The use of 3D printing has increased significantly over the past few years. It has found its use in industries like fashion, medical, construction and many more. Now BMW, the German car manufacturer has made use of this technology to reduce strain for the car-plant workers. 3D printed thumbs have been created for the workers which will acts as support brackets and help in reducing the strain on their joints while they are bringing the car parts together.
3D Printed Super-Thumbs
A portable 3D camera is used for capturing the right measure of each worker’s hand. This scan helps in creating a bespoke thumb protector for each of them, which is made of thermoplastic polyurethane. The semi flexible plastic is a hybrid of soft silicone and hard plastic and created by selective laser printing, which is a 3D printing method.
Plastic powder is fused with the help of a laser to create the full 3D structure layer by layer. The workers can move their thumbs without any restrain as the 3D printed thumb fits like a second skin. But when the thumb is straightened, the pieces lock into place and become rigid. Strain is resisted by the locked splint and the load of pushing something is spread throughout the thumb. This puts very little strain on the joints of the workers, even if they are a pushing a stiff rubber plug into the car’s chassis holes.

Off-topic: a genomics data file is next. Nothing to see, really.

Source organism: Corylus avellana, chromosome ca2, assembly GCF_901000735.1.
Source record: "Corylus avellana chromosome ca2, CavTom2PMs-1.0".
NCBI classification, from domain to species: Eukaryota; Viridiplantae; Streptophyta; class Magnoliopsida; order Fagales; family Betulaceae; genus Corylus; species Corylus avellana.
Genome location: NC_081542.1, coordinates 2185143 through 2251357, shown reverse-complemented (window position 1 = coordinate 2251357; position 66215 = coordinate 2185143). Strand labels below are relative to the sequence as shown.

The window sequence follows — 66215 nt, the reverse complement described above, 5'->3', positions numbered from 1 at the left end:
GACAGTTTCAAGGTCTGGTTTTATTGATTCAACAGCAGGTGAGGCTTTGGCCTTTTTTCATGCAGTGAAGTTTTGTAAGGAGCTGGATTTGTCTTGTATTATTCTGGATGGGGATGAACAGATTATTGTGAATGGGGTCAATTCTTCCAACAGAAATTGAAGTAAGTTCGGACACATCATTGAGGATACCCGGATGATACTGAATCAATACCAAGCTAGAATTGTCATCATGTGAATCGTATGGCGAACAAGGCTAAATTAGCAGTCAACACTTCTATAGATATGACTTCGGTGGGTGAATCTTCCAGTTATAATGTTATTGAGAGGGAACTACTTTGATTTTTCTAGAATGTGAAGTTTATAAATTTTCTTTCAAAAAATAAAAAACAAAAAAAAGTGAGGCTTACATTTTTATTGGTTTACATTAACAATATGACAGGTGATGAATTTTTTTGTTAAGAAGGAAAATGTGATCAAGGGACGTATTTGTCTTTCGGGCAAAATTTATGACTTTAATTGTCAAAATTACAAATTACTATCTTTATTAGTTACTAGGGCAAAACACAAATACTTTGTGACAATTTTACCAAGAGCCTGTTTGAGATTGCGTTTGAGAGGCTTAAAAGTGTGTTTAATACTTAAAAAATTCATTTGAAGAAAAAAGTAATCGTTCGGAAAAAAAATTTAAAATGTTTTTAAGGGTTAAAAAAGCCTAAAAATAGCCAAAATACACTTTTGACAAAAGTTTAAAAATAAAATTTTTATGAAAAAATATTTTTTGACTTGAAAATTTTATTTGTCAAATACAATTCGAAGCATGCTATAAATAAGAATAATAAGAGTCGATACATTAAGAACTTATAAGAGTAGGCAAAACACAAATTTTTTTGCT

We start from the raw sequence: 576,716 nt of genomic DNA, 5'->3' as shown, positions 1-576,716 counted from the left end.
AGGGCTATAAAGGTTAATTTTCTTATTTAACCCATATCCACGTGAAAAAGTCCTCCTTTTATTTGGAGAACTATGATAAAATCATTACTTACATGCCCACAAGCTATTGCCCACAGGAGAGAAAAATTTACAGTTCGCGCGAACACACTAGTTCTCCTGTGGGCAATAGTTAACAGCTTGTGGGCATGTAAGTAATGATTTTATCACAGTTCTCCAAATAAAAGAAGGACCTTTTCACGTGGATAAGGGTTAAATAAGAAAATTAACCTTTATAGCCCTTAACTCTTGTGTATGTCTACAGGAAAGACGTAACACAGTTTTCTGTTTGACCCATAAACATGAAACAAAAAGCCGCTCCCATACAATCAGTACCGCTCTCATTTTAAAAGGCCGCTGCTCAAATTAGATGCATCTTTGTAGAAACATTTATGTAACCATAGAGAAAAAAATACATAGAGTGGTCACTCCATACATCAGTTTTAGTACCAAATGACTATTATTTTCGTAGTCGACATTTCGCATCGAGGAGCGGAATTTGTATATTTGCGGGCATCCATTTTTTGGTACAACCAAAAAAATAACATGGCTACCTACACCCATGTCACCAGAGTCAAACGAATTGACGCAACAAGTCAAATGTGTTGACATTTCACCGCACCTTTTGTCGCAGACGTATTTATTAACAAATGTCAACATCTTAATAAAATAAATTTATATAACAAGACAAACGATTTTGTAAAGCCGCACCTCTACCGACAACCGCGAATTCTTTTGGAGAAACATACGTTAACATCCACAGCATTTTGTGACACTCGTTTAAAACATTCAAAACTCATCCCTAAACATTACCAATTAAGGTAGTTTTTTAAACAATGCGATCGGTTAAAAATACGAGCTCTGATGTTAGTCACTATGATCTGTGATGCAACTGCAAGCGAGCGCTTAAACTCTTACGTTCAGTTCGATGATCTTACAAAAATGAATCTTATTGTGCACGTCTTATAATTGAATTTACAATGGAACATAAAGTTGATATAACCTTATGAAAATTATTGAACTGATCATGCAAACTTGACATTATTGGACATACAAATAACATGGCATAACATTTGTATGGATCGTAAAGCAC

Trials of the 3D printed Thumbs
Testing of these 3D printed thumbs has been carried out in BMW’s factory in Munich. The Department of Ergonomics at the Technical University of Munich has partnered with the company for carrying out the trials. After getting positive feedback from the workers in the plant, the company is now planning to roll out the 3D printed thumbs in the market so that injury can be prevented and production gets a boost.
BMW using 3D printing for last 25 years
This is not a new 3D printing initiative taken by this car manufacturer. This technology has been used for creating prototypes of cars and car parts for the last 25 years. Different techniques are used by BMW to create around 100,000 pieces in a year at the Rapid Technology Centre in Munich.
What do you think?
Do you think this initiative will help the workers to easily assemble the cars in factories? What other applications of 3D printing do you find useful? Share your insights in the comments below.
Image Source – www.bbc.com